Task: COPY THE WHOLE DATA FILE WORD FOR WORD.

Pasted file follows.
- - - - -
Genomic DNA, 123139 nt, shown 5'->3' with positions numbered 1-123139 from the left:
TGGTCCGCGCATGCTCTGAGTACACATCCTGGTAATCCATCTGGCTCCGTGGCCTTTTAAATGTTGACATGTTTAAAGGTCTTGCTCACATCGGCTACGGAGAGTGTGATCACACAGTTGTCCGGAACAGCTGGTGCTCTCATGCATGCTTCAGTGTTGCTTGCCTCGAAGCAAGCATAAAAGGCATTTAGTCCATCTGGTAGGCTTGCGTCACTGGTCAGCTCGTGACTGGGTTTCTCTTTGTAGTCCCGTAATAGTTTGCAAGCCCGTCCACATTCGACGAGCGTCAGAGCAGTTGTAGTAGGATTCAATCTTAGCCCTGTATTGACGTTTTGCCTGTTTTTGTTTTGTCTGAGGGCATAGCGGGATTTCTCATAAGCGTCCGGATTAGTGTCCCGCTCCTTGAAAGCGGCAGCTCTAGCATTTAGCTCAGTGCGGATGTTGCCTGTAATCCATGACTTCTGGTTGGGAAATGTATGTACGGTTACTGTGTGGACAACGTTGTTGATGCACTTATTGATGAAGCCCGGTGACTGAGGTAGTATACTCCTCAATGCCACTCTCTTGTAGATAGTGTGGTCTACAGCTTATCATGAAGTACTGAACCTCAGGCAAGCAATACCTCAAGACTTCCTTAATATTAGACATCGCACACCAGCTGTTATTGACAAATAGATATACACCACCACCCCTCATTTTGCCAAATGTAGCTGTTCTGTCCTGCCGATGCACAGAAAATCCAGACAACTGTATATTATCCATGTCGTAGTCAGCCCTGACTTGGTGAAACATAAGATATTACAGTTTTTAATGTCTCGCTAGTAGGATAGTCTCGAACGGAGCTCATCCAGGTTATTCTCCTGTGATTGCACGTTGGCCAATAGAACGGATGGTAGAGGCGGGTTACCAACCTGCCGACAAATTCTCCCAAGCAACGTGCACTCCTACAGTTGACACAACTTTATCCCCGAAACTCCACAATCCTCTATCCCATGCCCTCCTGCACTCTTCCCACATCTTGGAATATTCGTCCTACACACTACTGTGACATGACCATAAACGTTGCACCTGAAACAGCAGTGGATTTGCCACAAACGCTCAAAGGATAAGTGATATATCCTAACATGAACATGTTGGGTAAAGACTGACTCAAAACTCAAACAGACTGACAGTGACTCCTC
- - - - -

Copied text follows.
Genomic DNA, 123139 nt, shown 5'->3' with positions numbered 1-123139 from the left:
TGGTCCGCGCATGCTCTGAGTACACATCCTGGTAATCCATCTGGCTCCGTGGCCTTTTAAATGTTGACATGTTTAAAGGTCTTGCTCACATCGGCTACGGAGAGTGTGATCACACAGTTGTCCGGAACAGCTGGTGCTCTCATGCATGCTTCAGTGTTGCTTGCCTCGAAGCAAGCATAAAAGGCATTTAGTCCATCTGGTAGGCTTGCGTCACTGGTCAGCTCGTGACTGGGTTTCTCTTTGTAGTCCCGTAATAGTTTGCAAGCCCGTCCACATTCGACGAGCGTCAGAGCAGTTGTAGTAGGATTCAATCTTAGCCCTGTATTGACGTTTTGCCTGTTTTTGTTTTGTCTGAGGGCATAGCGGGATTTCTCATAAGCGTCCGGATTAGTGTCCCGCTCCTTGAAAGCGGCAGCTCTAGCATTTAGCTCAGTGCGGATGTTGCCTGTAATCCATGACTTCTGGTTGGGAAATGTATGTACGGTTACTGTGTGGACAACGTTGTTGATGCACTTATTGATGAAGCCCGGTGACTGAGGTAGTATACTCCTCAATGCCACTCTCTTGTAGATAGTGTGGTCTACAGCTTATCATGAAGTACTGAACCTCAGGCAAGCAATACCTCAAGACTTCCTTAATATTAGACATCGCACACCAGCTGTTATTGACAAATAGATATACACCACCACCCCTCATTTTGCCAAATGTAGCTGTTCTGTCCTGCCGATGCACAGAAAATCCAGACAACTGTATATTATCCATGTCGTAGTCAGCCCTGACTTGGTGAAACATAAGATATTACAGTTTTTAATGTCTCGCTAGTAGGATAGTCTCGAACGGAGCTCATCCAGGTTATTCTCCTGTGATTGCACGTTGGCCAATAGAACGGATGGTAGAGGCGGGTTACCAACCTGCCGACAAATTCTCCCAAGCAACGTGCACTCCTACAGTTGACACAACTTTATCCCCGAAACTCCACAATCCTCTATCCCATGCCCTCCTGCACTCTTCCCACATCTTGGAATATTCGTCCTACACACTACTGTGACATGACCATAAACGTTGCACCTGAAACAGCAGTGGATTTGCCACAAACGCTCAAAGGATAAGTGATATATCCTAACATGAACATGTTGGGTAAAGACTGACTCAAAACTCAAACAGACTGACAGTGACTCCTC